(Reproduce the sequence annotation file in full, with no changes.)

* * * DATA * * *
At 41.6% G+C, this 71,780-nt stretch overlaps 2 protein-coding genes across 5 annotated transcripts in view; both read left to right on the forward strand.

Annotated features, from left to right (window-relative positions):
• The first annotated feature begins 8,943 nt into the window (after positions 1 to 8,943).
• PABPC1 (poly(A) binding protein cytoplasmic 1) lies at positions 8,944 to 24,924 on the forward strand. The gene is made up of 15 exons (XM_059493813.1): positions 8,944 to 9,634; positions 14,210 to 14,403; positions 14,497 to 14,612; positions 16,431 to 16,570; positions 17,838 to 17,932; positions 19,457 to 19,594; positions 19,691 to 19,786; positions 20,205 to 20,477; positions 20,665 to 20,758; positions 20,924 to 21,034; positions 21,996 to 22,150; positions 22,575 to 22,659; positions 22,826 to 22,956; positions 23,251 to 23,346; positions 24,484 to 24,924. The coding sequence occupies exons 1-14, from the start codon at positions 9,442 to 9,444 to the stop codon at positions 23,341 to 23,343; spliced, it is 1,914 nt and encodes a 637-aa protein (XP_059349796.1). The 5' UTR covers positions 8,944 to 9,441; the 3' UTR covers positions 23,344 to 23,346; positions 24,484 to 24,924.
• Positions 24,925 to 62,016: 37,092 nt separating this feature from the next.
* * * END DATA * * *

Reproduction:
At 41.6% G+C, this 71,780-nt stretch overlaps 2 protein-coding genes across 5 annotated transcripts in view; both read left to right on the forward strand.

Annotated features, from left to right (window-relative positions):
• The first annotated feature begins 8,943 nt into the window (after positions 1 to 8,943).
• PABPC1 (poly(A) binding protein cytoplasmic 1) lies at positions 8,944 to 24,924 on the forward strand. The gene is made up of 15 exons (XM_059493813.1): positions 8,944 to 9,634; positions 14,210 to 14,403; positions 14,497 to 14,612; positions 16,431 to 16,570; positions 17,838 to 17,932; positions 19,457 to 19,594; positions 19,691 to 19,786; positions 20,205 to 20,477; positions 20,665 to 20,758; positions 20,924 to 21,034; positions 21,996 to 22,150; positions 22,575 to 22,659; positions 22,826 to 22,956; positions 23,251 to 23,346; positions 24,484 to 24,924. The coding sequence occupies exons 1-14, from the start codon at positions 9,442 to 9,444 to the stop codon at positions 23,341 to 23,343; spliced, it is 1,914 nt and encodes a 637-aa protein (XP_059349796.1). The 5' UTR covers positions 8,944 to 9,441; the 3' UTR covers positions 23,344 to 23,346; positions 24,484 to 24,924.
• Positions 24,925 to 62,016: 37,092 nt separating this feature from the next.